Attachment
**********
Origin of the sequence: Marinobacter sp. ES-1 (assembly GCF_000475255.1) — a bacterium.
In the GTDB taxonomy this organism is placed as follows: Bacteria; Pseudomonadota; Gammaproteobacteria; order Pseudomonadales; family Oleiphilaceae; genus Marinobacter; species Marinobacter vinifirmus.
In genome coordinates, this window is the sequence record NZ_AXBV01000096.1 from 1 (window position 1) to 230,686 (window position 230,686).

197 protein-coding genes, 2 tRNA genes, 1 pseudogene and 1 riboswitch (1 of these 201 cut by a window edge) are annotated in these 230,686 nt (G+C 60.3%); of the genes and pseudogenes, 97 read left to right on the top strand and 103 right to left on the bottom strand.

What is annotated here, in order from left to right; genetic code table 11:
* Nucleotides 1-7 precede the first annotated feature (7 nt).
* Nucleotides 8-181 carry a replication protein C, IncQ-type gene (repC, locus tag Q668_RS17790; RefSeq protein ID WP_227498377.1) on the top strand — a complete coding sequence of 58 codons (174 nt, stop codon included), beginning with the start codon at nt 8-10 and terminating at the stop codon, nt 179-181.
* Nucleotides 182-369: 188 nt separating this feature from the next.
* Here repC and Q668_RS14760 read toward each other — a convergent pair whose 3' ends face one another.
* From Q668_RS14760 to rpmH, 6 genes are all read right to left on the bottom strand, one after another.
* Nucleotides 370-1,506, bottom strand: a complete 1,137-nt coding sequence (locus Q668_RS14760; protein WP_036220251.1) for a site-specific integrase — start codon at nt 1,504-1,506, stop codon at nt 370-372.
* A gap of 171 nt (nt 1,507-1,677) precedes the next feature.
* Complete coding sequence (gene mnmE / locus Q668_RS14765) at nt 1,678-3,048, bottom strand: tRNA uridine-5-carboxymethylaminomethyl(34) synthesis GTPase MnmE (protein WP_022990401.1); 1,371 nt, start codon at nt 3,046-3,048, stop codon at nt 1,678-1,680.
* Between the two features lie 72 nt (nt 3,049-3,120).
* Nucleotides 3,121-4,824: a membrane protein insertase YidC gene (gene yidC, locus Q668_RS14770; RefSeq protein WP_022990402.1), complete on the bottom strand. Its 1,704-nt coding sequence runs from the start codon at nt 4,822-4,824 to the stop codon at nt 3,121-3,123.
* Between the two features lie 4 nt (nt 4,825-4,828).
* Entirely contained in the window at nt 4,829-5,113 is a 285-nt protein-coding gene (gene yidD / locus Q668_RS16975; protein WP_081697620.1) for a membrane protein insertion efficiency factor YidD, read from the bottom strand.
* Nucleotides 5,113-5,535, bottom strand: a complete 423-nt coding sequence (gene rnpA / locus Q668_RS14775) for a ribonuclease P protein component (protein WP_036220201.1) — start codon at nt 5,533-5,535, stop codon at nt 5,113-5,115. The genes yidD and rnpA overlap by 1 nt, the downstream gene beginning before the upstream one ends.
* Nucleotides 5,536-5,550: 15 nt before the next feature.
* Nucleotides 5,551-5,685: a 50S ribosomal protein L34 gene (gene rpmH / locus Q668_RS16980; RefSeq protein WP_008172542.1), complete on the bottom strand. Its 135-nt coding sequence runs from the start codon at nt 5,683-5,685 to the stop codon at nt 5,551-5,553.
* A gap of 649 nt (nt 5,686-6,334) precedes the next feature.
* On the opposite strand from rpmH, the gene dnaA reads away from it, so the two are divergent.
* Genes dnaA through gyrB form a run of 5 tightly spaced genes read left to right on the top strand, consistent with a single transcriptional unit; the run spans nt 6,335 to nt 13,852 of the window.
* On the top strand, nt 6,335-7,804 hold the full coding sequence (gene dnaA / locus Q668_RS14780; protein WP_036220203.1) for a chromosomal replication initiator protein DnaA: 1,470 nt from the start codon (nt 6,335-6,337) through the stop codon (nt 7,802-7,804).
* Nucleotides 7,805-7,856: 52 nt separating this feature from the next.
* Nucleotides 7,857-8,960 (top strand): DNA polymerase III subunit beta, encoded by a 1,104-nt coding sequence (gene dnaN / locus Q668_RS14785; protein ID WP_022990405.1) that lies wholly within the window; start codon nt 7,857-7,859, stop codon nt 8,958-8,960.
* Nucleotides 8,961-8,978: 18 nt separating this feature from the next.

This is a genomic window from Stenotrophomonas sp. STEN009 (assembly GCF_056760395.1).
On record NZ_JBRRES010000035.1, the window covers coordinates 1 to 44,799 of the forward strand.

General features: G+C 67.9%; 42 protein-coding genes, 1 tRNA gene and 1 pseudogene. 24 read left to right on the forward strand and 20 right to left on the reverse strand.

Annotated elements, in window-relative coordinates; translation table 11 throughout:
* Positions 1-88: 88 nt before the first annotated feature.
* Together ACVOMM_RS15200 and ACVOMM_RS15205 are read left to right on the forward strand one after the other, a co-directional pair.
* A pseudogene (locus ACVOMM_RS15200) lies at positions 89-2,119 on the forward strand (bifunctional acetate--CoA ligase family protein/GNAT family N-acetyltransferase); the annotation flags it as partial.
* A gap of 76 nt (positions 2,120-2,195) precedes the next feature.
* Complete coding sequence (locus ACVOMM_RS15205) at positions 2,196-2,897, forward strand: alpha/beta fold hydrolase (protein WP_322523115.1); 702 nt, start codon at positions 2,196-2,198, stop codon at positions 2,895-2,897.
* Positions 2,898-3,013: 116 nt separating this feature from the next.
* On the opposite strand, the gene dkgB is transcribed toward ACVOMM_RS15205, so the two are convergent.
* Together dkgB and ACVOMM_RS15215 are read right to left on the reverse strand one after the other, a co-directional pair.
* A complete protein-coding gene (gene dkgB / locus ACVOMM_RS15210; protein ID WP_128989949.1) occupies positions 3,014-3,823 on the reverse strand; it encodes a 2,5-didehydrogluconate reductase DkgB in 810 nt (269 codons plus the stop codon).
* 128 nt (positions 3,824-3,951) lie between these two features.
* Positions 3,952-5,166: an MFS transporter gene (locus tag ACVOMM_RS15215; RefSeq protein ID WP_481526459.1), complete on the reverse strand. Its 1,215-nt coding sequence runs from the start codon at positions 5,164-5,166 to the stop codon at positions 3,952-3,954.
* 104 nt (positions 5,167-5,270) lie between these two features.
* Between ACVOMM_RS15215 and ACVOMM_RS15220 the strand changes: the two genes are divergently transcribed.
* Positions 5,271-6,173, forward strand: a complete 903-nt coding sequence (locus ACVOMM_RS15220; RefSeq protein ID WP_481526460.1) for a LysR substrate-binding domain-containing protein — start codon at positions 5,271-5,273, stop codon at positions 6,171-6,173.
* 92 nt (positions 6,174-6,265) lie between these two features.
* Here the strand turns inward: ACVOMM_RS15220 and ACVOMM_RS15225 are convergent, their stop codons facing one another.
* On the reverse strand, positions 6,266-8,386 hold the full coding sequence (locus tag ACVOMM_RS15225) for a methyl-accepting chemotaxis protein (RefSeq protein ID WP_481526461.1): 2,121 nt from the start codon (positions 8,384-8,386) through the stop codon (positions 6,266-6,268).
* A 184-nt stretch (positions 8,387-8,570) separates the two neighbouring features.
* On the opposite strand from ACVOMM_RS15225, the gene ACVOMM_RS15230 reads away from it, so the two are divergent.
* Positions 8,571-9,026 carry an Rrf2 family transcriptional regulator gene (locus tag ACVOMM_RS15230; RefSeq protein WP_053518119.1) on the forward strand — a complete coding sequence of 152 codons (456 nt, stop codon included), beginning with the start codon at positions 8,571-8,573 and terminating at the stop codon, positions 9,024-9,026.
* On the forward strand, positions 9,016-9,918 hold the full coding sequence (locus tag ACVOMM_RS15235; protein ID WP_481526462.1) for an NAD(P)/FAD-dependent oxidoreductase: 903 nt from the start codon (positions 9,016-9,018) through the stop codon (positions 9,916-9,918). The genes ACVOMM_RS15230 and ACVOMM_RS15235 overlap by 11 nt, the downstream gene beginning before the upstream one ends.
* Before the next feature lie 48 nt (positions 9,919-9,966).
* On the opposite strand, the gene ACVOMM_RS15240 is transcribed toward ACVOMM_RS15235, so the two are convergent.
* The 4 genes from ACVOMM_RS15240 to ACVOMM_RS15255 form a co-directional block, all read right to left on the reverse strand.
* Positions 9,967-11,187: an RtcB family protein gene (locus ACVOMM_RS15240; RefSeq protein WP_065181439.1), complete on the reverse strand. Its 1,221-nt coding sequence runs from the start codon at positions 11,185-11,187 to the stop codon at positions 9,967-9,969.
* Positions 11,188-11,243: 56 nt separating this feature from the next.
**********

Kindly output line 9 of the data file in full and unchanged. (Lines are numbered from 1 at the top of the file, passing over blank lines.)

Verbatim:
* Here repC and Q668_RS14760 read toward each other — a convergent pair whose 3' ends face one another.